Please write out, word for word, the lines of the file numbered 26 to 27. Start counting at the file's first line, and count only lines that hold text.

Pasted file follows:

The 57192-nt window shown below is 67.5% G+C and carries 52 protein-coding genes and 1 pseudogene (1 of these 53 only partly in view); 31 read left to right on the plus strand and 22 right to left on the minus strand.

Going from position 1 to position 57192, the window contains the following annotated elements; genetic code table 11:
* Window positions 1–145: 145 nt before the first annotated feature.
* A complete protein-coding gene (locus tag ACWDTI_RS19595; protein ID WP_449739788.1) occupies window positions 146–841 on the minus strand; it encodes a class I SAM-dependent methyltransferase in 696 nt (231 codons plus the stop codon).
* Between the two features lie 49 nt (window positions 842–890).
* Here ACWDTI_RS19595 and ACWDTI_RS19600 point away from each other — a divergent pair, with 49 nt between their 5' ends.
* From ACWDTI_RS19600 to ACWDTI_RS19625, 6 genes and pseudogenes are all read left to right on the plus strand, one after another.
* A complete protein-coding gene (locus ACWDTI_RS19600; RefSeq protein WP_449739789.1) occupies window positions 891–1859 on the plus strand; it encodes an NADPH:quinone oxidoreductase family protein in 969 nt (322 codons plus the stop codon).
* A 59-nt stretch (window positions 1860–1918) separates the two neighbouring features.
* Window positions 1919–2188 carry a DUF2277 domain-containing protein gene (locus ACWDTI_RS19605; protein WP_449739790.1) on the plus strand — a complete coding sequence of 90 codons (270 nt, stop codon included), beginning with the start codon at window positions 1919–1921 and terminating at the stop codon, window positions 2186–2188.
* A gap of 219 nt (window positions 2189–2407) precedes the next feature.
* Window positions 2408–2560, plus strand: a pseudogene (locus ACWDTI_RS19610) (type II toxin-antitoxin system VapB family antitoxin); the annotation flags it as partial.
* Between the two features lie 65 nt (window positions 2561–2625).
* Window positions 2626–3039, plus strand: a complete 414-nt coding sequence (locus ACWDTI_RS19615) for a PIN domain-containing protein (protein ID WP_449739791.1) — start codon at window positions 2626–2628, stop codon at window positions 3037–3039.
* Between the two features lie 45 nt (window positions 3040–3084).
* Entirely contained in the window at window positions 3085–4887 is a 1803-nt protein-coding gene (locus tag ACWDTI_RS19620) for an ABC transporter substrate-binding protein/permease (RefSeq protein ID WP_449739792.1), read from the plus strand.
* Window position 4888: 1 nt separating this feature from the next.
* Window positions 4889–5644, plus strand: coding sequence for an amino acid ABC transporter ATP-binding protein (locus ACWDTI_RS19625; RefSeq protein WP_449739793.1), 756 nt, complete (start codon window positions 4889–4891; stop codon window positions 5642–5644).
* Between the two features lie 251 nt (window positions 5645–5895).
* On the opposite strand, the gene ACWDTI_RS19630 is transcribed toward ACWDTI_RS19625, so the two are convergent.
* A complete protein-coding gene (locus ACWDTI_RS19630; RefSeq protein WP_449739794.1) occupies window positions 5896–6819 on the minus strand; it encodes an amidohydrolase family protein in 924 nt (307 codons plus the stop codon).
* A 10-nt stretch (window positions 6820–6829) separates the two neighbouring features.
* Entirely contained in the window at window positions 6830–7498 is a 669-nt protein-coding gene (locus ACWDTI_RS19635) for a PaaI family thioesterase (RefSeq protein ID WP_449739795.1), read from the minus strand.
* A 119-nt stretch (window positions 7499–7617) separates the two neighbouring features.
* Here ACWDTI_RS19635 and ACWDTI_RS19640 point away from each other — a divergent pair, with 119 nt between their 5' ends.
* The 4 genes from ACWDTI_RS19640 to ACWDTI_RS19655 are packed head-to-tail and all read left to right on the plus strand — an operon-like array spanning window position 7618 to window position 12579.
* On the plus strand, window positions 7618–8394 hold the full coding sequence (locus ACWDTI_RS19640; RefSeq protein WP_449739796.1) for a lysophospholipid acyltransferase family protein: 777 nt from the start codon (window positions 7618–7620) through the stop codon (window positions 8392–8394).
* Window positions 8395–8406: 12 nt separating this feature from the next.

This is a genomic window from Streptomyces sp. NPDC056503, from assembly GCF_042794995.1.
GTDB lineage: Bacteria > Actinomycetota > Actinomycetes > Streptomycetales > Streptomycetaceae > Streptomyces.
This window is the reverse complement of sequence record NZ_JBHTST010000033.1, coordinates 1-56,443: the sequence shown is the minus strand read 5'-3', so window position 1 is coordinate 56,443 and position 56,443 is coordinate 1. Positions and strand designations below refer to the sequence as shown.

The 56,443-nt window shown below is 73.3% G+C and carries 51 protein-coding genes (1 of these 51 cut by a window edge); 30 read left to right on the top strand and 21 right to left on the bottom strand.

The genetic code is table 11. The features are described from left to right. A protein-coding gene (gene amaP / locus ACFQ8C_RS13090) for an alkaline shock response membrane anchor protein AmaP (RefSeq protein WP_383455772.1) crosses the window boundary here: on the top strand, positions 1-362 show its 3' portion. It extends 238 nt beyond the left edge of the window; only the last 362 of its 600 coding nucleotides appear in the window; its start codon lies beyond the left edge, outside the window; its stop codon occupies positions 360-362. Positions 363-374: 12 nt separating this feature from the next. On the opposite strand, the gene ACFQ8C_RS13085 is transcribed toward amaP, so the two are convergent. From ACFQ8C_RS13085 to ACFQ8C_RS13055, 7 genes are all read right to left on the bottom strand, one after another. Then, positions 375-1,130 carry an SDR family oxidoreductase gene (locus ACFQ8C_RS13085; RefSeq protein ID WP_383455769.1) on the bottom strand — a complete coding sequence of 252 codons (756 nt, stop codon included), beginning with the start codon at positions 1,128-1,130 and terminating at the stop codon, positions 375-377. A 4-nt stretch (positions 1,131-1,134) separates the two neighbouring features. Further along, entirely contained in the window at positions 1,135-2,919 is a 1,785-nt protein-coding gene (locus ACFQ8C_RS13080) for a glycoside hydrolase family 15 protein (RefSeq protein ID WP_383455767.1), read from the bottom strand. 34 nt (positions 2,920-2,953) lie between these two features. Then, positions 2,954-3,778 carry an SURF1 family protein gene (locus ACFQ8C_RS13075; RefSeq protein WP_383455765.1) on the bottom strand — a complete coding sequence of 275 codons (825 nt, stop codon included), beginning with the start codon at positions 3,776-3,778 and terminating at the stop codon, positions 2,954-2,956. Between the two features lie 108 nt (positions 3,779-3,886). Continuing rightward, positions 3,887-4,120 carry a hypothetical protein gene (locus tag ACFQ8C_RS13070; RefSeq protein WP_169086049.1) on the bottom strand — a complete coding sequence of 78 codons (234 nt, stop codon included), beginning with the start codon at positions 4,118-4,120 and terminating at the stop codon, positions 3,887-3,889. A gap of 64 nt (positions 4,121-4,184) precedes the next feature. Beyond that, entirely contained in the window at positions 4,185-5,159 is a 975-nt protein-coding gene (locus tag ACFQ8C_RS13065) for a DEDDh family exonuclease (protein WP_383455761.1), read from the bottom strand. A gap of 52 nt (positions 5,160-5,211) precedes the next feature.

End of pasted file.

* The 4 genes from ACWDTI_RS19640 to ACWDTI_RS19655 are packed head-to-tail and all read left to right on the plus strand — an operon-like array spanning window position 7618 to window position 12579.
* On the plus strand, window positions 7618–8394 hold the full coding sequence (locus ACWDTI_RS19640; RefSeq protein WP_449739796.1) for a lysophospholipid acyltransferase family protein: 777 nt from the start codon (window positions 7618–7620) through the stop codon (window positions 8392–8394).